Mr Yadav explains that it would include vulnerable groups like transgenders, handicapped people, single women, and occupationally vulnerable groups like unskilled laborers, domestic workers, rag pickers, rickshaw pullers and porters. He said, "All these groups will not have to submit any income certificate. Their geographical vulnerability or their occupational vulnerability will be taken as the qualifying criteria. Any family who has annual income of less than one lakh rupees per year, is eligible for getting enrolled for the benefit."
The hurry to roll out the Food Security Bill before the Delhi elections has resulted in chaos. Though a lot of things are still unfolding, the expansion of the food security net is likely to benefit vulnerable groups who had no access to a ration card.
The Special Commissioner of the Supreme Court in the Right to Food case, Harsh Mander, said, "The really poor in a city like Delhi are considered almost illegitimate or illegalised citizens. If you don't have a fixed address and proof of that fixed address, if you don't have an age identity proof, if you don't have citizenship proof, then there is no chance of your getting any marker of citizenship which is PDS, ration card or voter ID and it's hard to even get an Aadhar card."
The provisions of the Food Security Bill are for all residents of the country. They don't define migrants, non-migrants.
If the scheme is implemented properly, families that live as tenants in slums will also benefit. Savita and her husband came from Bihar six years ago. He works as a construction labour and their income is about Rs 5,000 a month. They do not have a ration card. Landlords are reluctant to help them with documents for proof of residence and electricity connection.
Like Geeta and her family who do not have a ration card. Her husband came to the city as a child to work as a domestic help. Now the family lives as tenants in a South Delhi slum.
The Delhi Government believes that making the new ration card Aadhar based will completely eliminate bogus ration cards and duplicate names. It has set the ceiling for the new cards at 73 lakh people, which translates approximately into 15 to 17 lakh families.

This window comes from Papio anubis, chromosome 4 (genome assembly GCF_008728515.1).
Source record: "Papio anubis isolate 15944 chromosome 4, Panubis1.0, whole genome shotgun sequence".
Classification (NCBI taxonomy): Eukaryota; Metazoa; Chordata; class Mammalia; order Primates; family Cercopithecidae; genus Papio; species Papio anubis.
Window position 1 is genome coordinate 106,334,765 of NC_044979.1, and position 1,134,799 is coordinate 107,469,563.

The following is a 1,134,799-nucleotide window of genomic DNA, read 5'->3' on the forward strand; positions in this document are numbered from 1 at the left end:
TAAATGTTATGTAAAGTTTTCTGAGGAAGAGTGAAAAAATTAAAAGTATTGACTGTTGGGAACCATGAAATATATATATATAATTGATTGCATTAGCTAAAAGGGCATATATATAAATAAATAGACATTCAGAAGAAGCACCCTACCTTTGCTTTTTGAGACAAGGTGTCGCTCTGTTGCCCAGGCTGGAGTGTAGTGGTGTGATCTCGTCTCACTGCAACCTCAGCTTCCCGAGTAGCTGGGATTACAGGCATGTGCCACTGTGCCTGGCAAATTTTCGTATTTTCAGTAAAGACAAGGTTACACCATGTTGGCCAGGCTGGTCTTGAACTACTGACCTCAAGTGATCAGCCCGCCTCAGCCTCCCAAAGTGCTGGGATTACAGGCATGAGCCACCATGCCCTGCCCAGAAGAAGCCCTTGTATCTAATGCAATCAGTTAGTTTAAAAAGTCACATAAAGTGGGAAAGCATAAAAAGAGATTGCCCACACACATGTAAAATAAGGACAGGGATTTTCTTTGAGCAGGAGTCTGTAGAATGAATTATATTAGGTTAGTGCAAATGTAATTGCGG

The Principal Adviser to the Supreme Court Commissioners in the Right to Food case, Biraj Patnaik, said, "Close to 15 lakh families now will get rations under highly subsidised rates, but about 4 lakh families will lose out. Therefore, I believe Delhi Government has two options: one option is to use state government funds to expand the coverage of the PDS, and the second option is to cover everybody who is being covered today, whether BPL or APL to start with, under the provisions of the food security bill. Either way I think it is a winner for Delhi."
One had only to walk through a slum to find that though everyone had the same profile, they had different ration cards: Antyodaya, BPL and APL. Now there will be only two categories: Antyodaya and Priority households.
Antyodaya card is for the poorest of the poor. But the category remains fixed as it is not being expanded. Everyone else, including new entrants, will be put in the Priority Households category.
The rates will be the same, Rs 2 for a kilo of wheat and Rs 3 for a kilo of rice. The difference is Antyodaya card holders will get 35 kilo foodgrain a month for a family and priority households will get 5 kg a person a month.
The downside is that for many BPL families, their entitlement is going down in the new system. Say a family of five getting 35 kilos of foodgrain, is now entitled to 5 kilos a person or 25 kilos.
The National Food Security Bill has been welcomed for making the entitlements legal and more inclusionary.
But there are concerns. Is the Delhi Government taking that are necessary to ensure that the entitlements reach the people?
Poor enforcement by inspectors and a poor grievance redressal mechanism is a reality.
Everyday people file complaints regarding delivery of rations which languish in government departments. The grievance redressal framework continues to be weak as it is not accessible at the ward level.
Amrita Johri of the Satark Nagarik Sanghatan, a non-governmental organisation, said grievance redressal is a key issue. "Even if you're providing better entitlements. Again the issue is not of 'X' entitlement or of 'Y' entitlement. The issue is that in any welfare scheme, unless you empower people to hold that system accountable, it will not reach them."
If the Delhi Government is proactive, the new food security law has the potential to force the PDS to work better. It is early days yet, but all eyes are on the Government to see whether it treats the scheme as a vote catcher or as an opportunity for change.